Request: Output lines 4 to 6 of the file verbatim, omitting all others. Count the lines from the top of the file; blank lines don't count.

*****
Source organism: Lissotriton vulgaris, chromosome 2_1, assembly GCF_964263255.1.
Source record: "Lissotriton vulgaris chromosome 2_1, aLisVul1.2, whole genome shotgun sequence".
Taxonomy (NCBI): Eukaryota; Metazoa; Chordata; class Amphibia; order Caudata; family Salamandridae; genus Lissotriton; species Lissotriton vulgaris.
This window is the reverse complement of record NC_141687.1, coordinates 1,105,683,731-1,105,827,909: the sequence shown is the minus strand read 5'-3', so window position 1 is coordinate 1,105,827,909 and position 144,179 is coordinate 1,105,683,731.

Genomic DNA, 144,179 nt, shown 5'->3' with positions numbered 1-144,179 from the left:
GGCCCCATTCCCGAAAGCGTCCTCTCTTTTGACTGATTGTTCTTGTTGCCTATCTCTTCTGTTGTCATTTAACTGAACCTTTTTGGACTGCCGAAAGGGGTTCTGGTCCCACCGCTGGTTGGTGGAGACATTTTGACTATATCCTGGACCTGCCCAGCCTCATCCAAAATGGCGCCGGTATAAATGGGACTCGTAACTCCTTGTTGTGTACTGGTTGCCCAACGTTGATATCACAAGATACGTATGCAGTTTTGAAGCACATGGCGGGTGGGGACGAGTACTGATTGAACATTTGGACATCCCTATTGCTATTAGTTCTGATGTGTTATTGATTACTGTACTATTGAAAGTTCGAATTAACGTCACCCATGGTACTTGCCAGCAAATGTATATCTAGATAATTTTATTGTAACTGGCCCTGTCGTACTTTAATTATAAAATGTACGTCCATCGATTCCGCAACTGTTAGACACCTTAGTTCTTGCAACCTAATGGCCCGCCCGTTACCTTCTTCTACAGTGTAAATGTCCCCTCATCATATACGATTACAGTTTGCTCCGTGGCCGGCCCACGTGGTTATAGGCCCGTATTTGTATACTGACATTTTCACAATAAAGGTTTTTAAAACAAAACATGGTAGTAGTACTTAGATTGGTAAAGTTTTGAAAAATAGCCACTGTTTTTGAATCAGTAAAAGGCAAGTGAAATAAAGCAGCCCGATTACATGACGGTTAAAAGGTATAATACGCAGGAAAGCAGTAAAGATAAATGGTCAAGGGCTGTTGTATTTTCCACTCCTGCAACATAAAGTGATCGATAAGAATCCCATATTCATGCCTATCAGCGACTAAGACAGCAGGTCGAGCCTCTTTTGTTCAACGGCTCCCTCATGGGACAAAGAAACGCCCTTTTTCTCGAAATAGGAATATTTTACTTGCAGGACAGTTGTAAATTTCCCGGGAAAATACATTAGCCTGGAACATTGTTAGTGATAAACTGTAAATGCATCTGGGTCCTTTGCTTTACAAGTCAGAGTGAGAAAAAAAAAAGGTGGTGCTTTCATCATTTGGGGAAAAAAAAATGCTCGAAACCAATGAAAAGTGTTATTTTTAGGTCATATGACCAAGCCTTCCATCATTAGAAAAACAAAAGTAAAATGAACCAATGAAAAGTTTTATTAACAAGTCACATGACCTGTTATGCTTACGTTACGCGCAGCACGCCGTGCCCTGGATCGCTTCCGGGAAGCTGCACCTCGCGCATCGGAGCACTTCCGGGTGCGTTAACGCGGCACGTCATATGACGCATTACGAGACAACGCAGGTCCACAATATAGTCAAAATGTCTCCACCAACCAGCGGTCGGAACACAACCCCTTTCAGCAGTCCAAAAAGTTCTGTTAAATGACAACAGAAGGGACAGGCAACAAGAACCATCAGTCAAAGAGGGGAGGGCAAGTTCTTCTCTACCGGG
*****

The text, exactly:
This window is the reverse complement of record NC_141687.1, coordinates 1,105,683,731-1,105,827,909: the sequence shown is the minus strand read 5'-3', so window position 1 is coordinate 1,105,827,909 and position 144,179 is coordinate 1,105,683,731.

Genomic DNA, 144,179 nt, shown 5'->3' with positions numbered 1-144,179 from the left:
GGCCCCATTCCCGAAAGCGTCCTCTCTTTTGACTGATTGTTCTTGTTGCCTATCTCTTCTGTTGTCATTTAACTGAACCTTTTTGGACTGCCGAAAGGGGTTCTGGTCCCACCGCTGGTTGGTGGAGACATTTTGACTATATCCTGGACCTGCCCAGCCTCATCCAAAATGGCGCCGGTATAAATGGGACTCGTAACTCCTTGTTGTGTACTGGTTGCCCAACGTTGATATCACAAGATACGTATGCAGTTTTGAAGCACATGGCGGGTGGGGACGAGTACTGATTGAACATTTGGACATCCCTATTGCTATTAGTTCTGATGTGTTATTGATTACTGTACTATTGAAAGTTCGAATTAACGTCACCCATGGTACTTGCCAGCAAATGTATATCTAGATAATTTTATTGTAACTGGCCCTGTCGTACTTTAATTATAAAATGTACGTCCATCGATTCCGCAACTGTTAGACACCTTAGTTCTTGCAACCTAATGGCCCGCCCGTTACCTTCTTCTACAGTGTAAATGTCCCCTCATCATATACGATTACAGTTTGCTCCGTGGCCGGCCCACGTGGTTATAGGCCCGTATTTGTATACTGACATTTTCACAATAAAGGTTTTTAAAACAAAACATGGTAGTAGTACTTAGATTGGTAAAGTTTTGAAAAATAGCCACTGTTTTTGAATCAGTAAAAGGCAAGTGAAATAAAGCAGCCCGATTACATGACGGTTAAAAGGTATAATACGCAGGAAAGCAGTAAAGATAAATGGTCAAGGGCTGTTGTATTTTCCACTCCTGCAACATAAAGTGATCGATAAGAATCCCATATTCATGCCTATCAGCGACTAAGACAGCAGGTCGAGCCTCTTTTGTTCAACGGCTCCCTCATGGGACAAAGAAACGCCCTTTTTCTCGAAATAGGAATATTTTACTTGCAGGACAGTTGTAAATTTCCCGGGAAAATACATTAGCCTGGAACATTGTTAGTGATAAACTGTAAATGCATCTGGGTCCTTTGCTTTACAAGTCAGAGTGAGAAAAAAAAAAGGTGGTGCTTTCATCATTTGGGGAAAAAAAAATGCTCGAAACCAATGAAAAGTGTTATTTTTAGGTCATATGACCAAGCCTTCCATCATTAGAAAAACAAAAGTAAAATGAACCAATGAAAAGTTTTATTAACAAGTCACATGACCTGTTATGCTTACGTTACGCGCAGCACGCCGTGCCCTGGATCGCTTCCGGGAAGCTGCACCTCGCGCATCGGAGCACTTCCGGGTGCGTTAACGCGGCACGTCATATGACGCATTACGAGACAACGCAGGTCCACAATATAGTCAAAATGTCTCCACCAACCAGCGGTCGGAACACAACCCCTTTCAGCAGTCCAAAAAGTTCTGTTAAATGACAACAGAAGGGACAGGCAACAAGAACCATCAGTCAAAGAGGGGAGGGCAAGTTCTTCTCTACCGGG